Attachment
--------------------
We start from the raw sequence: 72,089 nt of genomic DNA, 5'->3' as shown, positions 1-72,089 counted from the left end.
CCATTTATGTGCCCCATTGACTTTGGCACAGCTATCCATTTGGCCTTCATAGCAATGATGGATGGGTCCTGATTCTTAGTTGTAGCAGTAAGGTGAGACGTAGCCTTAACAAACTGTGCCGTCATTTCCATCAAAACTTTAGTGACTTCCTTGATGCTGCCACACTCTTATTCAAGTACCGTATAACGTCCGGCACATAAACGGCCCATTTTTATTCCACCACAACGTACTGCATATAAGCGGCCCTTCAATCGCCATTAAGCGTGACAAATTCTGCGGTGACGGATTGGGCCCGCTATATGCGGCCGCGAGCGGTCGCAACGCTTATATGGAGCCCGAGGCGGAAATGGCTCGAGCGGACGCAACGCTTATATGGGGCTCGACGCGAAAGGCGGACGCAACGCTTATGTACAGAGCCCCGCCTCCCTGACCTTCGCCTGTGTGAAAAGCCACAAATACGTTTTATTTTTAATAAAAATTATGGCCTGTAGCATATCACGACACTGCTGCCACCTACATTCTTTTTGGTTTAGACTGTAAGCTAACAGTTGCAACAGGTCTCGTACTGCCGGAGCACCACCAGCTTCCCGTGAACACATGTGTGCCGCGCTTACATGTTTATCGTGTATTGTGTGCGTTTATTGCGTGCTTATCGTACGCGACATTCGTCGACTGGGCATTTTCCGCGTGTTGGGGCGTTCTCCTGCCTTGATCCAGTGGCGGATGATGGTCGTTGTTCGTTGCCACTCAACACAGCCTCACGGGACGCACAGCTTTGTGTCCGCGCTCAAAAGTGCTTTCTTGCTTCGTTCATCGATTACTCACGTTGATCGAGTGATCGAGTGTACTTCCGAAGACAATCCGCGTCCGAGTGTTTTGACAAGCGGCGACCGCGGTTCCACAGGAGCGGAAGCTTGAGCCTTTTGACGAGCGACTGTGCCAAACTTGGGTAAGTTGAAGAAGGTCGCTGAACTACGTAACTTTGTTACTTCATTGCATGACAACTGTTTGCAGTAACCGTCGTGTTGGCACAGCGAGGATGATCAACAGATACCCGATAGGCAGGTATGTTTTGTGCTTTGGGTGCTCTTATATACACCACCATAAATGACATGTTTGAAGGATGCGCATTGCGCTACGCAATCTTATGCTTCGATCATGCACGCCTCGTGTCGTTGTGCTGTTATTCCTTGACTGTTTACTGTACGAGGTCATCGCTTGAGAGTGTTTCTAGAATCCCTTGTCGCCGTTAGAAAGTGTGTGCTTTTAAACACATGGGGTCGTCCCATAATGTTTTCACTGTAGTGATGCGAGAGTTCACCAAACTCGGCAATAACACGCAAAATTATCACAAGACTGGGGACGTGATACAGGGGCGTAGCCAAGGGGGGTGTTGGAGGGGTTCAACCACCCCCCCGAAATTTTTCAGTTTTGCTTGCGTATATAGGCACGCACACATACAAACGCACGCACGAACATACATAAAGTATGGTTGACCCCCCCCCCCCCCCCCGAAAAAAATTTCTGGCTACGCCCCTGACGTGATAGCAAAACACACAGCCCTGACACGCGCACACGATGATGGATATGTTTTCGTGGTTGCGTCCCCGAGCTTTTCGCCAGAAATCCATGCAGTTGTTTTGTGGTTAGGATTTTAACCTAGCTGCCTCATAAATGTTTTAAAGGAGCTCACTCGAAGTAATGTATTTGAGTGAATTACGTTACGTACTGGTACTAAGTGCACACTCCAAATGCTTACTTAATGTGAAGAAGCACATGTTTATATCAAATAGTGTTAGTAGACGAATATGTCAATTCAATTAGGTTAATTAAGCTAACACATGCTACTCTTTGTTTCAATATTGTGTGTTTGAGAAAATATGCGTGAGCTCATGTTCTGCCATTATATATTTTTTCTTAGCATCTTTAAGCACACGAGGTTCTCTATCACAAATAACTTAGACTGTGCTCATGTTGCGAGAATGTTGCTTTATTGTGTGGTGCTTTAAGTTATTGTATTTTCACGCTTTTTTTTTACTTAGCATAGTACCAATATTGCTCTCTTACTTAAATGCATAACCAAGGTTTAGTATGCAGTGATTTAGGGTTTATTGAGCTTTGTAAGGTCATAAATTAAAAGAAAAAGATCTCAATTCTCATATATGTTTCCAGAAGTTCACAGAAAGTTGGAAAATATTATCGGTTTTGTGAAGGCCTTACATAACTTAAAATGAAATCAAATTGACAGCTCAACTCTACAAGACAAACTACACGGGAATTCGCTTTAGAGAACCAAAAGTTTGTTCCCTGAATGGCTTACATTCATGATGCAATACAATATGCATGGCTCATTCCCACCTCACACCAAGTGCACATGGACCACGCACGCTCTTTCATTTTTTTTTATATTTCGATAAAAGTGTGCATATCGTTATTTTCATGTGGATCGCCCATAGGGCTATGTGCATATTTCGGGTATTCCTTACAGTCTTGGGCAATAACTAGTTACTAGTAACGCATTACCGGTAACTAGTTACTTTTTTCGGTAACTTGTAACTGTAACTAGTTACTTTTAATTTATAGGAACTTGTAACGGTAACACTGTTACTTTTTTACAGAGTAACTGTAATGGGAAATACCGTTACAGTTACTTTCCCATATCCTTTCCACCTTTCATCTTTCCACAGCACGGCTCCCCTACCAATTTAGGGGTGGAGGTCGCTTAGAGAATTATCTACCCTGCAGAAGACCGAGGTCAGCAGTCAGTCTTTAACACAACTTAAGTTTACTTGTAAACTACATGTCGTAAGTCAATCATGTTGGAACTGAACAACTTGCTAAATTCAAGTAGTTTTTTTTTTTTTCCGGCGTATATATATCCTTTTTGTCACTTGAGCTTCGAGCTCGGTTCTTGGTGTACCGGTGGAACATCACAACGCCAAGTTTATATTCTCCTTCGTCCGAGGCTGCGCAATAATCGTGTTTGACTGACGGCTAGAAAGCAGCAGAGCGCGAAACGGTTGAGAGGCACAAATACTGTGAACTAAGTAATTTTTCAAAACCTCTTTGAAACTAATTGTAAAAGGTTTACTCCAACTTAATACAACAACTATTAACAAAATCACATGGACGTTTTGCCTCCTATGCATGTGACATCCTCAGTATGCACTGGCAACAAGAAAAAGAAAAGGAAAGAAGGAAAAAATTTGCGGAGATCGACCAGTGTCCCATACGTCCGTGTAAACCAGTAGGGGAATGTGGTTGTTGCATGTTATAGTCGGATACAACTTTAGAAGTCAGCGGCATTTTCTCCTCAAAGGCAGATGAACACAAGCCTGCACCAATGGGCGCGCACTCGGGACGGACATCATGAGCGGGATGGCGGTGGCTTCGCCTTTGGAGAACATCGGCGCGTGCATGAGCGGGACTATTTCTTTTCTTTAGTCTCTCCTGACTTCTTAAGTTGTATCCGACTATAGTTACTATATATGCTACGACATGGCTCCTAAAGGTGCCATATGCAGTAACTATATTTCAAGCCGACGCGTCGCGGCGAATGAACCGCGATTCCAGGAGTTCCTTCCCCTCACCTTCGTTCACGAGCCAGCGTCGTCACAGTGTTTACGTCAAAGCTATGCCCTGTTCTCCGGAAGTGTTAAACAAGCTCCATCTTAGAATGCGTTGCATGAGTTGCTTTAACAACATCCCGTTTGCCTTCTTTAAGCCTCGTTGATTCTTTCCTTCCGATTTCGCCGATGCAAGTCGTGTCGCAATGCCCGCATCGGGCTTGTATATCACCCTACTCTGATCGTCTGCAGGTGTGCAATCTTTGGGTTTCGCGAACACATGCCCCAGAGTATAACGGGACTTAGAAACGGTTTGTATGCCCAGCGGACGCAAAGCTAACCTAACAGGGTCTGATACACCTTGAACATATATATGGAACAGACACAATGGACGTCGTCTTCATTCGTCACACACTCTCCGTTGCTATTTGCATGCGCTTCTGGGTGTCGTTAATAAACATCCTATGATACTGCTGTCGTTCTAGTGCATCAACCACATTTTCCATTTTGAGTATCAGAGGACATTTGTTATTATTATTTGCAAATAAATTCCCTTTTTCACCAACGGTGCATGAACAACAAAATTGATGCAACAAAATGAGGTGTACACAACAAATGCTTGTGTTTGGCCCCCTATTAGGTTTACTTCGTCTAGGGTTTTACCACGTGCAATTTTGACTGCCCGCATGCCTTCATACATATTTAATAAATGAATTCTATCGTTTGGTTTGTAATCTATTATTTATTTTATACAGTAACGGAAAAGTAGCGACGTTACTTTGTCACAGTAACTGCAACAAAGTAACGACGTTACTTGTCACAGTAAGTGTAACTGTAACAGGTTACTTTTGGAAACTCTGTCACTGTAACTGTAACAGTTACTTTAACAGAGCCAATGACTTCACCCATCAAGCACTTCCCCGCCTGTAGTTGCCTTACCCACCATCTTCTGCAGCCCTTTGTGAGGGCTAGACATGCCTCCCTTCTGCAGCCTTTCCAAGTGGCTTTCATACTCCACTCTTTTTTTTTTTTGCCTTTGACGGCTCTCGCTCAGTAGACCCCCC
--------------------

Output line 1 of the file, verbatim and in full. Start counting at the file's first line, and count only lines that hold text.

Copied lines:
We start from the raw sequence: 72,089 nt of genomic DNA, 5'->3' as shown, positions 1-72,089 counted from the left end.